At the hearing on April 1, 2005, the hearing officer determined that the only issue for review was whether T.S. was denied a FAPE by DCPS's failure to "reply to and/or grant the parent's request for an independent psychological evaluation." A.R. 2. In reciting his findings of fact, the hearing officer stated that T.S. "has been determined to be eligible for special education and related services with a disability classification of mental retardation." Id. The hearing officer then explained that this classification was changed by DCPS in 2004 to learning disabled. The hearing officer found that plaintiff had filed a request for a hearing two weeks after initially sending the letter requesting the independent evaluation, that the letter was "addressed . . . to no one in particular" at DCPS, and that plaintiff had not made any follow-up calls regarding the request. Id. at 3. Observing that the applicable regulations require an independent evaluation to be provided "without unnecessary delay," see 34 C.F.R. § 300.502, the hearing officer determined that an "inordinate [amount of] time had not yet passed" from the time of the request for the independent evaluation to the time plaintiff requested the due process hearing. A.R. 3. Thus, the hearing officer concluded that DCPS had "sustained its burden of proof," id. at 3,"there was not denial of FAPE," id. at 4, and that DCPS was the prevailing party in the matter, id. Finally, the hearing officer ordered DCPS to fund an independent evaluation and hold a new IEP meeting within fifteen days of receiving that evaluation to review T.S.'s placement. Id.


A. Standing

When reviewing a hearing officer's decision in an IDEA case, a district court shall review the administrative record, hear additional evidence if so requested by the parties, and, based "on the preponderance of the evidence, shall grant such relief as the court determines is appropriate." 20 U.S.C. § 1415(i)(2)(C).*fn2 In making this assessment, the district court is to undertake an independent review of the evidence, while giving the hearing officer's decision "due weight." Bd. of Educ. v. Rowley, 458 U.S. 176, 206 (1982) (holding that this provision "carries with it the implied requirement that due weight shall be given to [the administrative] proceedings."). The "due weight" standard of review does not rise to the level of de novo review, however, because "courts must be careful to avoid imposing their view of preferable educational methods upon" the local education agencies. Id. at 207. This standard is also "less deferential than that applied under the traditional substantial evidence test used in ordinary administrative review cases." Scorah v. Dist. of Columbia, 322 F. Supp. 2d 12, 18 (D.D.C. 2004). The "party challenging the administrative determination must at least take on the burden of persuading the court that the hearing officer was wrong." Kerkam v. McKenzie, 862 F.2d 884, 887 (D.C. Cir. 1988).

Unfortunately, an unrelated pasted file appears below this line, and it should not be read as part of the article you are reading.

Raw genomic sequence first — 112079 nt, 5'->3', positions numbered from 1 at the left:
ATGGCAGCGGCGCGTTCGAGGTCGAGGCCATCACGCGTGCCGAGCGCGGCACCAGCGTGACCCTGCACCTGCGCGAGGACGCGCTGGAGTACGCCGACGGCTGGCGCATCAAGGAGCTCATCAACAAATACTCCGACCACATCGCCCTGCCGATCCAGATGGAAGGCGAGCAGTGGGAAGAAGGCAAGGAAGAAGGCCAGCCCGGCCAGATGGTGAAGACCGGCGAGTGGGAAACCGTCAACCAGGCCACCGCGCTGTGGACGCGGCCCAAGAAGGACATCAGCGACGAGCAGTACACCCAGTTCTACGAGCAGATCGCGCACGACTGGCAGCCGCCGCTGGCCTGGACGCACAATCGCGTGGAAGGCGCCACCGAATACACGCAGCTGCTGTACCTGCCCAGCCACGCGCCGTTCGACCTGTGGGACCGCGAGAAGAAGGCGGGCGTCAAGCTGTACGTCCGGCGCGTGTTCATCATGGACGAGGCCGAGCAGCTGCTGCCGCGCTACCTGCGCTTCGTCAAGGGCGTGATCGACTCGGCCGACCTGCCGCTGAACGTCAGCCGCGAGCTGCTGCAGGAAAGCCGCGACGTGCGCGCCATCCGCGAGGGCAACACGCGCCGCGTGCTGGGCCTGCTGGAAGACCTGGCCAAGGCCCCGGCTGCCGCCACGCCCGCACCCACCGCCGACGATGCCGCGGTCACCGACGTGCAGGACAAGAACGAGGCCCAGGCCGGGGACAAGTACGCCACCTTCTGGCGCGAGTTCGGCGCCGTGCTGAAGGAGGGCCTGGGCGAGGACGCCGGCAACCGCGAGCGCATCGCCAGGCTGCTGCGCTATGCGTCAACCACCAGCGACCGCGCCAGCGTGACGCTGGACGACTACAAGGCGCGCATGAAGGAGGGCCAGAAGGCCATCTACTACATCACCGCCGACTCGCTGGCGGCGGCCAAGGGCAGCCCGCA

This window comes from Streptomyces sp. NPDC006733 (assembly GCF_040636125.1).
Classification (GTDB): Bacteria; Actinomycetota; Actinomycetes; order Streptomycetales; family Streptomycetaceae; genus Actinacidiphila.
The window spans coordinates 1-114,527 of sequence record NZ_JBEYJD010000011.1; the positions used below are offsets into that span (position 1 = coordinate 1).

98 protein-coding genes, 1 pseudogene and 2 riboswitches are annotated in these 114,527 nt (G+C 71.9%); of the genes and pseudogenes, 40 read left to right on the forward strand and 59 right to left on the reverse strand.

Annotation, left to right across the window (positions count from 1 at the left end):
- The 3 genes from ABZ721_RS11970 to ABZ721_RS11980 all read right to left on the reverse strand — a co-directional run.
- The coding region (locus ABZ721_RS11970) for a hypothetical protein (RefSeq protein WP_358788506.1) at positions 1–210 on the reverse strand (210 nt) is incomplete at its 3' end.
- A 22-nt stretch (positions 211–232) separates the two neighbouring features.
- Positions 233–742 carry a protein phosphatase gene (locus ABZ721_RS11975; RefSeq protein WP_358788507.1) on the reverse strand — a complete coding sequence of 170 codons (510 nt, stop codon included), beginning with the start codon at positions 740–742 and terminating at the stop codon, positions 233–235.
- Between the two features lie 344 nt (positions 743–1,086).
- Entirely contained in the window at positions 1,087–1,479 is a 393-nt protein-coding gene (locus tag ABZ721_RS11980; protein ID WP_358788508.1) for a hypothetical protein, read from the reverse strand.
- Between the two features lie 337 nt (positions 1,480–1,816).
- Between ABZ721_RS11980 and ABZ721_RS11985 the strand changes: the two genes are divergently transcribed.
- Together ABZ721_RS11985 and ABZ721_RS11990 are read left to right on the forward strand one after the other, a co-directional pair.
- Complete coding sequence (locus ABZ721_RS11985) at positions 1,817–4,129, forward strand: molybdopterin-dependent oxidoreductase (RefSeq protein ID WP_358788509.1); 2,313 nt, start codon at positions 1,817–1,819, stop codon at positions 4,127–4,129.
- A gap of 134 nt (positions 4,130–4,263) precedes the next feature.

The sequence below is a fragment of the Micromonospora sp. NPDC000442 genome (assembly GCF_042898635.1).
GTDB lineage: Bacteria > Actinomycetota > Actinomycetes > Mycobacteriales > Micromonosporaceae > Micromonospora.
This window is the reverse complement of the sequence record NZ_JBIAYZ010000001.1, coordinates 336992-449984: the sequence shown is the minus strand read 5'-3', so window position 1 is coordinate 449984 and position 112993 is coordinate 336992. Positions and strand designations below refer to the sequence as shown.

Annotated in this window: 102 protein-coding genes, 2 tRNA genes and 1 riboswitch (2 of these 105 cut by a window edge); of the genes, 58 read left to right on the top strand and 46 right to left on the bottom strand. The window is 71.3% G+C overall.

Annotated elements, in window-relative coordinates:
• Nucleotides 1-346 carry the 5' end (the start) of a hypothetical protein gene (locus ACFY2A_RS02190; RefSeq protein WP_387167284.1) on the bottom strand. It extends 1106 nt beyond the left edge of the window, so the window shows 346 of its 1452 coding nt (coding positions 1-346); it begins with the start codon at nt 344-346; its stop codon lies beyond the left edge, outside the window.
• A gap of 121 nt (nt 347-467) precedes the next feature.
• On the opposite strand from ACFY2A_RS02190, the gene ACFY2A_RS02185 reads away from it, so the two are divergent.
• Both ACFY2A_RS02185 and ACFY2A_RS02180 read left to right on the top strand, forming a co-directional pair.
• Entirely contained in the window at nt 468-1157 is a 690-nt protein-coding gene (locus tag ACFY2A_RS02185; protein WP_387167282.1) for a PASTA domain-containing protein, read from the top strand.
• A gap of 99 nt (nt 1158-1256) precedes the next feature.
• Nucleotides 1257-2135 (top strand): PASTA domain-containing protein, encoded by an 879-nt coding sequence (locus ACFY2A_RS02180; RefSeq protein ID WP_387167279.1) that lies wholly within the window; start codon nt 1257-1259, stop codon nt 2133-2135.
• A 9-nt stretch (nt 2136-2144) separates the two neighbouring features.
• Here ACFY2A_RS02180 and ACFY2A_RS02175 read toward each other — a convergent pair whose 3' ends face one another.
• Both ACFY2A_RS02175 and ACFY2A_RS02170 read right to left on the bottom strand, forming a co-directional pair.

Plaintiff contends that the hearing officer's decision must be reversed because he abused his discretion and exceeded the scope of his authority when he (1) ruled that DCPS sustained its burden of proof; (2) ruled that DCPS was the prevailing party; (3) introduced additional arguments, facts, and law, into the record; and (4) found that T.S. is classified as mentally retarded. Plaintiff requests that the court require DCPS to change T.S.'s IEP to reflect a classification of mental retardation pending the results of all completed testing; require DCPS to place and fund T.S. at the Kennedy Institute, with transportation; and award plaintiff attorneys' fees and costs of this action.*fn3 DCPS contends that plaintiff has no standing to seek review of the hearing officer's decision because plaintiff "received all the relief [] sought," Def.'s Mot. at 13, and thus is not a "party aggrieved" under the IDEA.